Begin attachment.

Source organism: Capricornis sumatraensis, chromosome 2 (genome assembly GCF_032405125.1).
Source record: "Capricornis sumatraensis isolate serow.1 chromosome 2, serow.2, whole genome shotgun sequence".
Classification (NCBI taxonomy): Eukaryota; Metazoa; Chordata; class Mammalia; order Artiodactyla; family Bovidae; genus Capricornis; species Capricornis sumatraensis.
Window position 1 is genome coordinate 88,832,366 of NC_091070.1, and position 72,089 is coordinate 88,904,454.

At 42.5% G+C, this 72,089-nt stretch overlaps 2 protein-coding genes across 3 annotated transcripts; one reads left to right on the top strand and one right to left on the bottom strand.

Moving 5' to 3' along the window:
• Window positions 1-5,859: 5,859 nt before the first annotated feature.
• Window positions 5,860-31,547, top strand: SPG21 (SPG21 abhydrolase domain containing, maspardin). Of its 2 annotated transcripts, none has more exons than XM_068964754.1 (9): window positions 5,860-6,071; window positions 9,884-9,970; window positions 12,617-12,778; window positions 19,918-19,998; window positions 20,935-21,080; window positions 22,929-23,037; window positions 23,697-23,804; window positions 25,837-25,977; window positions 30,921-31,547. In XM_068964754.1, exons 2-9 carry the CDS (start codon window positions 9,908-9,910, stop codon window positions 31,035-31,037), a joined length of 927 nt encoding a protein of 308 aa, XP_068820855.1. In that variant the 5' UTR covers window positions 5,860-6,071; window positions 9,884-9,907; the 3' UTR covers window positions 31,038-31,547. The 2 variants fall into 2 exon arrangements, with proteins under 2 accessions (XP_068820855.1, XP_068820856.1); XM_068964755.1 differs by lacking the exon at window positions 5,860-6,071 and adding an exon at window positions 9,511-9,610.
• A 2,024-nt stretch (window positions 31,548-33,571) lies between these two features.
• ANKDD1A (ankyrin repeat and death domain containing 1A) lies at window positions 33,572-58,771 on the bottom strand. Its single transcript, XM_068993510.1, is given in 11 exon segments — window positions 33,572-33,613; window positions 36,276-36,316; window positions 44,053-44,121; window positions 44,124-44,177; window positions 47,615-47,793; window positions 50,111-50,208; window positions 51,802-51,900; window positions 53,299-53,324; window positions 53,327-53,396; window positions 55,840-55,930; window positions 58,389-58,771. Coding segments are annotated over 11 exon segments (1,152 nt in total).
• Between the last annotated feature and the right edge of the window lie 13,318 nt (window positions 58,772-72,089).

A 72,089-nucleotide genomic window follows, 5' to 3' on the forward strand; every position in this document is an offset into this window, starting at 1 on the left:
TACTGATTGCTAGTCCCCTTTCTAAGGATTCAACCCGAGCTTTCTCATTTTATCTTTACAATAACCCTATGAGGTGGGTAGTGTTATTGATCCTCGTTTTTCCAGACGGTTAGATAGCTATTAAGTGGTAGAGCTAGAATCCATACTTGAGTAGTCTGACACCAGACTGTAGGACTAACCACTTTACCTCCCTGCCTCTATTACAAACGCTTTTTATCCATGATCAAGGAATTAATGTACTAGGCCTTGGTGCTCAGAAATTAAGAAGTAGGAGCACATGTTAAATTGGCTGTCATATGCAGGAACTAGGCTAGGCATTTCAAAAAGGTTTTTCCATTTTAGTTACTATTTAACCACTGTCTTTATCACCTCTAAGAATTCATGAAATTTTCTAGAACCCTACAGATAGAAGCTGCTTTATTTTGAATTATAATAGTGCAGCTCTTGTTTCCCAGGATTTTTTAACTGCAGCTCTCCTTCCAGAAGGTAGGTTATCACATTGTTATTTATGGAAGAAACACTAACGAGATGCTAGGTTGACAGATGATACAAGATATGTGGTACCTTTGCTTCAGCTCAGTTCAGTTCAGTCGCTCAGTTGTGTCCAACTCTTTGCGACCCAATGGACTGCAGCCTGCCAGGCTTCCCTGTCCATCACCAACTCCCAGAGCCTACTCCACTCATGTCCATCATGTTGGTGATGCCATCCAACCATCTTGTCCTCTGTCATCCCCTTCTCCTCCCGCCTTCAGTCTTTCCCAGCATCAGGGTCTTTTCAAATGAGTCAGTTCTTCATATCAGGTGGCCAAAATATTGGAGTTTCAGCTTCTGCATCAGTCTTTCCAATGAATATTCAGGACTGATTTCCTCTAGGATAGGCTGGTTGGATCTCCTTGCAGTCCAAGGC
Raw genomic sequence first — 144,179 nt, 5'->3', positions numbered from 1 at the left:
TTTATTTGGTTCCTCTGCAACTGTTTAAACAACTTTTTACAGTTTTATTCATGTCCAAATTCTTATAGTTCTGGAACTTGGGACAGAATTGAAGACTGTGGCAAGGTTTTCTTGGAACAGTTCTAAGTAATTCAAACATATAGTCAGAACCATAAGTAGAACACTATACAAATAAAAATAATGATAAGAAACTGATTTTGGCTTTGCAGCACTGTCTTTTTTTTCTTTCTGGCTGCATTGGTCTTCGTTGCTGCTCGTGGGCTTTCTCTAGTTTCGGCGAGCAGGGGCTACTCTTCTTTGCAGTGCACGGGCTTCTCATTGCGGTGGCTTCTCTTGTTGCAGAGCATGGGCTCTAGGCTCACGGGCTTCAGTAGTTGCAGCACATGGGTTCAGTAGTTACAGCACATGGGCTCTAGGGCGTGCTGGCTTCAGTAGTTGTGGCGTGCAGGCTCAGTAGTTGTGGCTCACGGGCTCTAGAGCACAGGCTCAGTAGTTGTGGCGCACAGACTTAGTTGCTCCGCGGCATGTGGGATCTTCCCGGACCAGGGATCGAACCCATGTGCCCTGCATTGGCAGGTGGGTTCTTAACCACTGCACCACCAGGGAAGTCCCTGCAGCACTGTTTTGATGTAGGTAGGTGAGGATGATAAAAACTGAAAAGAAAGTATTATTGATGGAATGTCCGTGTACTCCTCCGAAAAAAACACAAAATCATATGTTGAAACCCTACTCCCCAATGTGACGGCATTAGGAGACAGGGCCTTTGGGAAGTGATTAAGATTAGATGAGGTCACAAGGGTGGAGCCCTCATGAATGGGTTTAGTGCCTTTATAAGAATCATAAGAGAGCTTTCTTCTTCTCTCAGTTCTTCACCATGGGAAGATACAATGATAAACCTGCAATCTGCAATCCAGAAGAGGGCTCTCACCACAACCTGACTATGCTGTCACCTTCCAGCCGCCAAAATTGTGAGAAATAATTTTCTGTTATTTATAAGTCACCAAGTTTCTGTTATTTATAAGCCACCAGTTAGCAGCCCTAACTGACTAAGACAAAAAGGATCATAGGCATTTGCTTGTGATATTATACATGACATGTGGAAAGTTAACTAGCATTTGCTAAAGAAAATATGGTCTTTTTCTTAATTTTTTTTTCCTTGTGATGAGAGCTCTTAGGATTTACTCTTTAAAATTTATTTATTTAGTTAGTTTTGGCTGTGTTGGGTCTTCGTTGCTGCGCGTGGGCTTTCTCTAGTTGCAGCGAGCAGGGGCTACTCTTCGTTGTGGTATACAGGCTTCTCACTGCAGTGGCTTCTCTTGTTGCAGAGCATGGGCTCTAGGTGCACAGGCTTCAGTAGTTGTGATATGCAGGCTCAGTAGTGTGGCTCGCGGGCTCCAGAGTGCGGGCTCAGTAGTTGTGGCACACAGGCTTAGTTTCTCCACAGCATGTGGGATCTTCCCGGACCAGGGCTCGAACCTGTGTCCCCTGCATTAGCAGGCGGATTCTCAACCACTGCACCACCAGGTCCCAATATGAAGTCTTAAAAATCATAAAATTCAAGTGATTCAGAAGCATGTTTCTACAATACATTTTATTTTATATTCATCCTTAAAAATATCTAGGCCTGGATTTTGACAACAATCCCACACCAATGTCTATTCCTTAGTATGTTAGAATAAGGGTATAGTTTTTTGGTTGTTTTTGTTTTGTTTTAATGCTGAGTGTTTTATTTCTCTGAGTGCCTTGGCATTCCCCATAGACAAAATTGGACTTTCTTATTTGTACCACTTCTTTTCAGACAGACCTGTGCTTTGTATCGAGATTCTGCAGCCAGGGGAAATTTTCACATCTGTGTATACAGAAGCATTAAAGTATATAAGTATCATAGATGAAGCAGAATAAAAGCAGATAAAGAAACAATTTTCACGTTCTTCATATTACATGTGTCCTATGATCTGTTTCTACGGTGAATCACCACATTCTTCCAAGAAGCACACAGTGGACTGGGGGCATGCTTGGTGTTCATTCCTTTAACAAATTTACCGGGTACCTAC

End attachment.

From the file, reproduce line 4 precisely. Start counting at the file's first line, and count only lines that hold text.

Window position 1 is genome coordinate 88,832,366 of NC_091070.1, and position 72,089 is coordinate 88,904,454.